I had done some research about the different archipelagos of the New Zealand subantarctic before my visit, essentially what I could expect to find there and photograph. While these island groups share a lot of similarities, they all have endemic species which would provide a once in a lifetime experience. Unique birds, pinnipeds and cetaceans are all animals that make New Zealand special, and so I was excited to see many of them for the first time.

Subantarctic, New Zealand, yellow eyed penguin, expedition, expedition guide, expedition guide academy, guide training, photographer, expedition guide life
Yellow Eyed Penguin, one of the many residents in New Zealand's Subantarctic Island's

What was the scholarship you went down with?

I believe it was a collaboration between the New Zealand Antarctic Heritage Trust and Heritage Expeditions. The idea was to get young Kiwis to visit our southernmost islands and do some community outreach about our experience.  What ship were you on to the subantarctic’s?

We sailed down on the Professor Khromov (Spirit of Enderby). She's a small ship of about 50 passengers, but ice strengthened and well suited to polar waters. The southern ocean is seldom calm and so the vessel moves a lot, but it's definitely worth it worth the experience.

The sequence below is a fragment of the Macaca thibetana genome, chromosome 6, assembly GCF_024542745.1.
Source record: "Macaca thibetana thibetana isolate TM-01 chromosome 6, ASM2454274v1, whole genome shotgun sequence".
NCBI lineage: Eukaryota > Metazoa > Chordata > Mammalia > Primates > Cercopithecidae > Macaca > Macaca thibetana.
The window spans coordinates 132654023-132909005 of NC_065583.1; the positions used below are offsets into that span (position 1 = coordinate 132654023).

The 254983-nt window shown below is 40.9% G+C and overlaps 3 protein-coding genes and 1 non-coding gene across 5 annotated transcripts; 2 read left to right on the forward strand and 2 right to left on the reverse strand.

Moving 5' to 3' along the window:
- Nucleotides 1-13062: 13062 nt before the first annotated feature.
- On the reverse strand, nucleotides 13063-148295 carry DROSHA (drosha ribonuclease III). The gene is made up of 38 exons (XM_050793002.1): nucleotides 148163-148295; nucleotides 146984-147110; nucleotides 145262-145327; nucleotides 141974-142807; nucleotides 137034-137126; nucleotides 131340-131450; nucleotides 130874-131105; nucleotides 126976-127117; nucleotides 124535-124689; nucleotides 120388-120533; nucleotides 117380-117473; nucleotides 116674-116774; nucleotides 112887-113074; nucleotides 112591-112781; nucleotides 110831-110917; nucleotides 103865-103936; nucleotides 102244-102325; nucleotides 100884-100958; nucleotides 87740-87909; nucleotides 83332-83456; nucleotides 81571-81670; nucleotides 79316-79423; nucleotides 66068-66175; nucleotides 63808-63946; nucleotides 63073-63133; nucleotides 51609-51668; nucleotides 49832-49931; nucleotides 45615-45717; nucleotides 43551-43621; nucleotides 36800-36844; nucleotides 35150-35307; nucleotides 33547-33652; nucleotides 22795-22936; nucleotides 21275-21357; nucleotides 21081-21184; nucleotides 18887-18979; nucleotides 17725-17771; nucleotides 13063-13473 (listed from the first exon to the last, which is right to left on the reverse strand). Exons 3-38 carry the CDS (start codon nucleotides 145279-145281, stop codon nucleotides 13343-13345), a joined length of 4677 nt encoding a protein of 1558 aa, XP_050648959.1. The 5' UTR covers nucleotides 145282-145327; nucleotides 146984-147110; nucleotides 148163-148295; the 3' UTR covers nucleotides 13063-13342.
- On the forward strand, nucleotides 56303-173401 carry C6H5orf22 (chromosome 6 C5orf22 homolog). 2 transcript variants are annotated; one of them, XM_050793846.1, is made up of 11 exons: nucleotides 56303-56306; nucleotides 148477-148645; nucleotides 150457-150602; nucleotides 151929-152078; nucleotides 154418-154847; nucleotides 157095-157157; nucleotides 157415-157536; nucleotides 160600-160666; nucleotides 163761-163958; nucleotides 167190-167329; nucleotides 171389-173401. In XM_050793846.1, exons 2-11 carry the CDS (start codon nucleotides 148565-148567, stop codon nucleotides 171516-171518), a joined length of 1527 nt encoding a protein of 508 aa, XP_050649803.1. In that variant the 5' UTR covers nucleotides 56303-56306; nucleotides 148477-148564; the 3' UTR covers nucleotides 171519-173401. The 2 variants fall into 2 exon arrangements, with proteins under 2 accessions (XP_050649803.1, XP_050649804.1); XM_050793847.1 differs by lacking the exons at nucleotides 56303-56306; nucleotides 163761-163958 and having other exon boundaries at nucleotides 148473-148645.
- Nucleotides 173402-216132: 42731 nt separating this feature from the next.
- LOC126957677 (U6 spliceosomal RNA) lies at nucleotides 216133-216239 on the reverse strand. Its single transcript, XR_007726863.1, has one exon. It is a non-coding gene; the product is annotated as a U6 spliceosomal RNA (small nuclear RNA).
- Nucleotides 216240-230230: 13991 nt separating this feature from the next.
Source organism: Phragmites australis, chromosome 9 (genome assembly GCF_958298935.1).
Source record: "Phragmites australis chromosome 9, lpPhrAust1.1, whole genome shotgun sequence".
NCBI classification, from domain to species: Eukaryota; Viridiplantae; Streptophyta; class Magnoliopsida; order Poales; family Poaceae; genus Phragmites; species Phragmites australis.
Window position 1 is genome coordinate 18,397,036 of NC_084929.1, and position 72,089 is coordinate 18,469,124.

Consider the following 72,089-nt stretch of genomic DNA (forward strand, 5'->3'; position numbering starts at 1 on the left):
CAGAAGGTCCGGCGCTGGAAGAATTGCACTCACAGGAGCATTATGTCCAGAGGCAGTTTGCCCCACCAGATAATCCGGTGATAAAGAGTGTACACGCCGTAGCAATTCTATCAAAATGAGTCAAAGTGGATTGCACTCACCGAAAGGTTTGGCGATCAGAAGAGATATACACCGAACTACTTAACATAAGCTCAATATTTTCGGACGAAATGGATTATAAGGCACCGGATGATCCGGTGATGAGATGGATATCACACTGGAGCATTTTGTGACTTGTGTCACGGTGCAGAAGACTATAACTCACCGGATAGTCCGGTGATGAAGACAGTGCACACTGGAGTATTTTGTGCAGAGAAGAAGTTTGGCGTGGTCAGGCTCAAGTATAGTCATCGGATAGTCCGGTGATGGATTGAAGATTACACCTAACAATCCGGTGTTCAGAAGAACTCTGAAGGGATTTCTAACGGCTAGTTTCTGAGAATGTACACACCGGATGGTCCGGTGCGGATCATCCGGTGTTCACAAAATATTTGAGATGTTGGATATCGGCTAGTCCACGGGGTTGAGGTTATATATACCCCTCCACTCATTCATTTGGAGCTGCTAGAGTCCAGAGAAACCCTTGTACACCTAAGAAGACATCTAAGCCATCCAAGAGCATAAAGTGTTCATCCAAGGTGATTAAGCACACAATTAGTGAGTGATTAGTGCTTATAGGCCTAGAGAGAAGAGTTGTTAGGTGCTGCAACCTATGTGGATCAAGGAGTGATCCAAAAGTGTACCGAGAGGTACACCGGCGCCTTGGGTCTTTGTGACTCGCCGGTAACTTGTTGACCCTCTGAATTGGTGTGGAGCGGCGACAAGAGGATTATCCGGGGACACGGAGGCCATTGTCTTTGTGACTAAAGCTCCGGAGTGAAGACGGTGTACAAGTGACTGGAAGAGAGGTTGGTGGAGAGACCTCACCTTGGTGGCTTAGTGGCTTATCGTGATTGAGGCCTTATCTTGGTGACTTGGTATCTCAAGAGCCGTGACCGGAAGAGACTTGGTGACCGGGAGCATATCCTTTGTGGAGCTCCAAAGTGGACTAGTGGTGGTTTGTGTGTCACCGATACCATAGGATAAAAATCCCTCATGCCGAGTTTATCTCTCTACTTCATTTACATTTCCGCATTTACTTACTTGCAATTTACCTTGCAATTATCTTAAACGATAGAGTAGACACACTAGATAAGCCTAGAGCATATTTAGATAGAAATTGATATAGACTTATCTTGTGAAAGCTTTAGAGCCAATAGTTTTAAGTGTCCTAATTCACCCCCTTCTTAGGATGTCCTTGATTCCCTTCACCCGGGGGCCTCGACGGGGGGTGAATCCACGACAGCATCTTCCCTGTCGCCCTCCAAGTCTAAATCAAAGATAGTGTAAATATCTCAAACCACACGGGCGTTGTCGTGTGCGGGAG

Describe a “normal” day for you at work?

Expedition days are usually pretty full on! Our activities are usually weather/wildlife-dependent and so our routine does differ from day to day, although we do have a general blueprint that we follow for a typical day of activities. I wake up to a vibration alarm on my watch (don't want to wake up my cabin mate) at around 06:00 each morning and make my way to the gym to spend around 45 minutes doing a workout of some kind. I'll then have a quick breakfast in the restaurant before heading back to my cabin to quickly suit up for our morning activity. This will usually involve either a landing onshore or a zodiac cruise exploring coastal areas; either way we're typically expected to be ready to go in the zodiacs around 08:00. My role for the morning often changes, sometimes I'll be driving a zodiac to shuttle our guests to shore, on other days I'll be part of the shore party involved in setting up the walking route for our guests or preparing the landing site in some capacity for their arrival. This involves finding a safe area for them to step ashore and assessing any potential risks such as a slippery path or perhaps a particularly territorial fur seal. As the photographer, my job is to document the activity with my cameras - the landscape, the wildlife we encounter and of course the general experience of our passengers. After a few hours, we'll head back to the vessel for a quick lunch before our second daily activity - again a landing or zodiac cruise. These run exactly the same as our morning excursion before we return to the ship for the evening. My colleagues and I will then have a gathering with our guests in the lecture theatre to recap our daily activities, answer questions and give them a general outline for our plans for the following day. The rest of the evening involves a quick dinner, a drink in the bar and a lot of photo editing before bed.